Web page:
Chelsea Creek Studio

Odilon Redon

Redon started drawing as a young child, and at the age of 10 he was awarded a drawing prize at school. At age 15, he began formal study in drawing but on the insistence of his father he switched to architecture. His failure to pass the entrance exams at Paris’ École des Beaux-Arts ended any plans for a career as an architect, although he would later study there under Jean-Léon Gerôme.
Back home in his native Bordeaux, he took up sculpture, and Rodolphe Bresdin instructed him in etching and lithography. However, his artistic career was interrupted in 1870 when he joined the army to serve in the Franco-Prussian War.

Analysis of his work

The mystery and the evocation of the drawings are best described by Huysmans in the following passage:
Those were the pictures bearing the signature: Odilon Redon. They held, between their gold-edged frames of unpolished pearwood, undreamed-of images: a Merovingian-type head, resting upon a cup; a beareded man, reminiscent both of a Buddhist priest and a public orator, touching an enormous cannon-ball with his finger; a dreadful spider with a human face lodged in the centre of its body. Then there were charcoal sketches which delved even deeper into the terrors of fever-ridden dreams. Here, on an enormous die, a melancholy eyelid winked; over there stretched dry and arid landscapes, calcinated plains, heaving and quaking ground, where volcanos erupted into rebellious clouds, under foul and murky skies; sometimes the subjects seemed to have been taken from the nightmarish dreams of science, and hark back to prehistoric times; monstrous flora bloomed on the rocks; everywhere, in among the erratic blocks and glacial mud, were figures whose simian appearance–heavy jawbone, protruding brows, receding forehead, and flattened skull top–recalled the ancestral head, the head of the first Quaternary Period, the head of man when he was still fructivorous and without speech, the contemporary of the mammoth, of the rhinoceros with septate nostrils, and of the giant bear. These drawings defied classification; unheeding, for the most part, of the limitations of painting, they ushered in a very special type of the fantastic, one born of sickness and delirium [1].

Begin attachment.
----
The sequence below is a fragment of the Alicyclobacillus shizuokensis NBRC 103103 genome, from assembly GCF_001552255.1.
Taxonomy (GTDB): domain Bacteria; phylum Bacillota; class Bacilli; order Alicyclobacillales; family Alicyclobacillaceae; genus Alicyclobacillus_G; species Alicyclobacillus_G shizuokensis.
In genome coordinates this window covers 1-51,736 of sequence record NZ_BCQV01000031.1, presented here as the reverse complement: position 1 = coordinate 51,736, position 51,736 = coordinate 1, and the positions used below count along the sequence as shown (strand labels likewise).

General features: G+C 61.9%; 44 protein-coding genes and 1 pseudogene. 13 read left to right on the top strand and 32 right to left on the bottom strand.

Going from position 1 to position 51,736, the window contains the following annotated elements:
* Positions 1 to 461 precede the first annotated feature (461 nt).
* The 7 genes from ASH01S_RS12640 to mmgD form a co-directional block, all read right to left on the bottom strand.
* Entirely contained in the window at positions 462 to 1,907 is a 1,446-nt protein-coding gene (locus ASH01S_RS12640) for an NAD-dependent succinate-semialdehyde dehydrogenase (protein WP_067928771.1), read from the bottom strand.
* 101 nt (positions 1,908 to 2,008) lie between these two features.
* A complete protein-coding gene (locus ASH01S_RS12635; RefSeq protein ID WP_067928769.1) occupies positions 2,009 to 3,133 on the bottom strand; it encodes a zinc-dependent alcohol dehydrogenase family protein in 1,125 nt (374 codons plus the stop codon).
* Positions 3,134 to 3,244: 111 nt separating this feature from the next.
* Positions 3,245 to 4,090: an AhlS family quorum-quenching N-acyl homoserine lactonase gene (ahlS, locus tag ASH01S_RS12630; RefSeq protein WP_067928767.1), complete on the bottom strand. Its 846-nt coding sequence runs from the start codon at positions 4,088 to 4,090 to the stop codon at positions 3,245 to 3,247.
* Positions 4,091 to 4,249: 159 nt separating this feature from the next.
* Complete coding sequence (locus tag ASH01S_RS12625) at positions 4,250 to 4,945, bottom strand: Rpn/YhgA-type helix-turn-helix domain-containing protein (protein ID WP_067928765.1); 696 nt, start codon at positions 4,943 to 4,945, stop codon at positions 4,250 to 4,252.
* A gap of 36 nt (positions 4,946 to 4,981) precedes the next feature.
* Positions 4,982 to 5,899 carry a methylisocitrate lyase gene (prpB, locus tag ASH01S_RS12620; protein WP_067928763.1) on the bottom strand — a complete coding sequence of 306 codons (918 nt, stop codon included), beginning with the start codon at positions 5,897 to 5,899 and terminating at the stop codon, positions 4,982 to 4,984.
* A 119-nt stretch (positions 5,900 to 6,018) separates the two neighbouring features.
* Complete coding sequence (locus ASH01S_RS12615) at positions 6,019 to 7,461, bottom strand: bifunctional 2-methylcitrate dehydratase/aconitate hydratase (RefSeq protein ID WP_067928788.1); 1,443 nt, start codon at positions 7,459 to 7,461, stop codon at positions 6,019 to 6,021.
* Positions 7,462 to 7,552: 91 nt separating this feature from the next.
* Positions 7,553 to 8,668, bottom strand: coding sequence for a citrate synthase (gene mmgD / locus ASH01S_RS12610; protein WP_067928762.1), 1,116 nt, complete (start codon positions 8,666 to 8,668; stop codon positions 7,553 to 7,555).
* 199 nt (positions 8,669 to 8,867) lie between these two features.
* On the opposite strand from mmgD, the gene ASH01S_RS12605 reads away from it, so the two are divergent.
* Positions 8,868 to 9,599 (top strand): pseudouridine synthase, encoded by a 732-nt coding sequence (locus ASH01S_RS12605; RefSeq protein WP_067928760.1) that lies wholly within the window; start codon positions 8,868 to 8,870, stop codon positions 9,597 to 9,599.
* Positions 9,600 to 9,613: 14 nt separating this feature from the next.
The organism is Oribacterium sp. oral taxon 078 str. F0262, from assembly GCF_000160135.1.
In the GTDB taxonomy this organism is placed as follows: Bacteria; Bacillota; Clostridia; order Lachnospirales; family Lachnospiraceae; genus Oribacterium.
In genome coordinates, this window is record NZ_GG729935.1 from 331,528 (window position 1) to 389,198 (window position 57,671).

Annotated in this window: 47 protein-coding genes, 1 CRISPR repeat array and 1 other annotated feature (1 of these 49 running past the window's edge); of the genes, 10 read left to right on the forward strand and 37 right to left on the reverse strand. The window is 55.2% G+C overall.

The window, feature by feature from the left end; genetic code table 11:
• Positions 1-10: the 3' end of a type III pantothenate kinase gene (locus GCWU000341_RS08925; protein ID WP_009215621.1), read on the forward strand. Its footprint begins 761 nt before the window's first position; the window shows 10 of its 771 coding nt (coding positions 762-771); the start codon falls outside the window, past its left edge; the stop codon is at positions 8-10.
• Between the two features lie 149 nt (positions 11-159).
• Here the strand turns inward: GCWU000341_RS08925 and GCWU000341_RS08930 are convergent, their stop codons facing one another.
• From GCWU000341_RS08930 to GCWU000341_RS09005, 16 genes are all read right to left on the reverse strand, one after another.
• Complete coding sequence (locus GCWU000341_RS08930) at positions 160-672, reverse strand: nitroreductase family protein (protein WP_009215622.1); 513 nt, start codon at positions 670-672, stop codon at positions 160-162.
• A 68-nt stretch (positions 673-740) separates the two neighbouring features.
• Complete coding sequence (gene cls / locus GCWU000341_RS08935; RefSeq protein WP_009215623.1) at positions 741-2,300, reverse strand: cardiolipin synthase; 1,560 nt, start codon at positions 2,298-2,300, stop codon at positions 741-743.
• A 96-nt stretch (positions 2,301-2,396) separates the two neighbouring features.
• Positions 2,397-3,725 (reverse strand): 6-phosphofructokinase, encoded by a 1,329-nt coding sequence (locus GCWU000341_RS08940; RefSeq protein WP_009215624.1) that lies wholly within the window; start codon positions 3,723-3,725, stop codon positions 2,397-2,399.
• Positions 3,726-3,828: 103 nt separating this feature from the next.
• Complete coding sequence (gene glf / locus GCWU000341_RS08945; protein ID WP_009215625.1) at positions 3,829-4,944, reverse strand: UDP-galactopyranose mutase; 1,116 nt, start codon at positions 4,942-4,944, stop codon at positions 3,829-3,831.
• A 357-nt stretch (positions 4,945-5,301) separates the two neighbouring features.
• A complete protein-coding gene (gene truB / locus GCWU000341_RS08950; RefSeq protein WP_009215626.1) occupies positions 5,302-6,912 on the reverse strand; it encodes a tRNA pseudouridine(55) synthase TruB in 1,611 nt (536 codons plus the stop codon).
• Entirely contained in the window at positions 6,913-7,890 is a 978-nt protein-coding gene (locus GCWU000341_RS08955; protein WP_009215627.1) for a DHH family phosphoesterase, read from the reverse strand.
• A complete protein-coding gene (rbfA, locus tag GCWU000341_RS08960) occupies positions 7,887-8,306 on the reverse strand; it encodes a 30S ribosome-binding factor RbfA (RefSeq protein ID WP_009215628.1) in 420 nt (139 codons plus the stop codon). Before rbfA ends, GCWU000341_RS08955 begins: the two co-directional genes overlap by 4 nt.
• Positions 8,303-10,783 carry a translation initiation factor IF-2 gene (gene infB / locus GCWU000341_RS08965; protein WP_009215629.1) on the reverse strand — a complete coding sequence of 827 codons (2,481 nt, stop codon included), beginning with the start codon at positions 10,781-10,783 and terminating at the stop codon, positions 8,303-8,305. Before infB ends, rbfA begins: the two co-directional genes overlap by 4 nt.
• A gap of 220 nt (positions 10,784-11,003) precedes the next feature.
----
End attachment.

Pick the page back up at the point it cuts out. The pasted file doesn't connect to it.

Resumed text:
As Huysmans notes, Redon was interested in a distinct perversion of the soul. He describes this more fully in a letter he wrote in 1871:

But the soul must be made monstrous: in the fashion of the comprachicos, if you will! Imagine a man implanting and cultivating warts on his face[2].

Redon also describes his work as ambiguous and undefinable:

My drawings inspire, and are not to be defined. They place us, as does music, in the ambiguous realm of the undetermined

Odilon Redon
Scroll to top